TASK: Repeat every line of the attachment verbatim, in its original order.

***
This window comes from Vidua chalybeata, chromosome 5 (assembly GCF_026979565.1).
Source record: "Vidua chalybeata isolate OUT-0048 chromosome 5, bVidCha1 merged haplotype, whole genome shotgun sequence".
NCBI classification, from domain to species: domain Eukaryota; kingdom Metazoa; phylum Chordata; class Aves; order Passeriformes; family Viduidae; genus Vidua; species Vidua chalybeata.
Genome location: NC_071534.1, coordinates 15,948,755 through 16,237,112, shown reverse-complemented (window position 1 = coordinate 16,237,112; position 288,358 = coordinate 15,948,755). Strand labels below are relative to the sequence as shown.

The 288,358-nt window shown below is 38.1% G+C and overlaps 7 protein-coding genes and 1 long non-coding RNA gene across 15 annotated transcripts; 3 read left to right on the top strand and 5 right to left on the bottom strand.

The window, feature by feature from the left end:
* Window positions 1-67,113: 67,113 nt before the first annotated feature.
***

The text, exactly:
This window comes from Vidua chalybeata, chromosome 5 (assembly GCF_026979565.1).
Source record: "Vidua chalybeata isolate OUT-0048 chromosome 5, bVidCha1 merged haplotype, whole genome shotgun sequence".
NCBI classification, from domain to species: domain Eukaryota; kingdom Metazoa; phylum Chordata; class Aves; order Passeriformes; family Viduidae; genus Vidua; species Vidua chalybeata.
Genome location: NC_071534.1, coordinates 15,948,755 through 16,237,112, shown reverse-complemented (window position 1 = coordinate 16,237,112; position 288,358 = coordinate 15,948,755). Strand labels below are relative to the sequence as shown.

The 288,358-nt window shown below is 38.1% G+C and overlaps 7 protein-coding genes and 1 long non-coding RNA gene across 15 annotated transcripts; 3 read left to right on the top strand and 5 right to left on the bottom strand.

The window, feature by feature from the left end:
* Window positions 1-67,113: 67,113 nt before the first annotated feature.